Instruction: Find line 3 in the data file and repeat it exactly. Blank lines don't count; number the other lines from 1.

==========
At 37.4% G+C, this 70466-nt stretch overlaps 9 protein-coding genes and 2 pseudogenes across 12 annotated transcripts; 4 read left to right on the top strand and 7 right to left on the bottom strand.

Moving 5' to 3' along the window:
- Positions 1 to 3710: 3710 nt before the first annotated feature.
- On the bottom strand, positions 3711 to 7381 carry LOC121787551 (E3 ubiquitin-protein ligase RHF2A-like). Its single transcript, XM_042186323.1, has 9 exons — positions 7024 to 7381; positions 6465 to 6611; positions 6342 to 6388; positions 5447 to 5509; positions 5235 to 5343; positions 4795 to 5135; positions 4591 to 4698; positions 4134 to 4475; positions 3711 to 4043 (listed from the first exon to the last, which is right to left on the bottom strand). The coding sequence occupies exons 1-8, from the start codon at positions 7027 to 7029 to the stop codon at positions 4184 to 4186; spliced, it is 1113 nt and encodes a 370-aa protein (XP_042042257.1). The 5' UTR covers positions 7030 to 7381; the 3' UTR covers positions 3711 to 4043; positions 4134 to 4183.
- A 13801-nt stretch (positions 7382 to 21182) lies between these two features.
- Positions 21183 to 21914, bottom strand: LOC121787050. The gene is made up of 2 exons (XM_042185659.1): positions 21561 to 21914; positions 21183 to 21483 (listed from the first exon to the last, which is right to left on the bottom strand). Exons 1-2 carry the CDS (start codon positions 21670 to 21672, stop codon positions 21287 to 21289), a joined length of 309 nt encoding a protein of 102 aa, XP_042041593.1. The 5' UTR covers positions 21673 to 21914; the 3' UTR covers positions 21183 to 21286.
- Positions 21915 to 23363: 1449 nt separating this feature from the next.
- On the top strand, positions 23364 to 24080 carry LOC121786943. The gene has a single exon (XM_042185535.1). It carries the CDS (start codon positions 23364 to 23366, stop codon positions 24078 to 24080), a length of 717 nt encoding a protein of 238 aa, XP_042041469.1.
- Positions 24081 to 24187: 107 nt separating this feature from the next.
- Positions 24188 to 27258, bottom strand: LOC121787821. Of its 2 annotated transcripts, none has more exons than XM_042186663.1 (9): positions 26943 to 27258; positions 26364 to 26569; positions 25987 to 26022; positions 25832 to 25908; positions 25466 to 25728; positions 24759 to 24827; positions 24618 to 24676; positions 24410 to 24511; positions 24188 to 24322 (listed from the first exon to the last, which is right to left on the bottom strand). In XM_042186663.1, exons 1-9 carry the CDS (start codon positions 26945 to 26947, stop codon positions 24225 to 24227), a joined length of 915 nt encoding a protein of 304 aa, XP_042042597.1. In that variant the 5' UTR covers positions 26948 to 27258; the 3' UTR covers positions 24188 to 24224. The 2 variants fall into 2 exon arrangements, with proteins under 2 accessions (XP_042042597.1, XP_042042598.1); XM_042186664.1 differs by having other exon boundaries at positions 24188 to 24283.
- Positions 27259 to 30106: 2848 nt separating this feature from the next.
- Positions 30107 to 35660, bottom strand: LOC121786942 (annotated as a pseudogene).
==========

- Positions 1 to 3710: 3710 nt before the first annotated feature.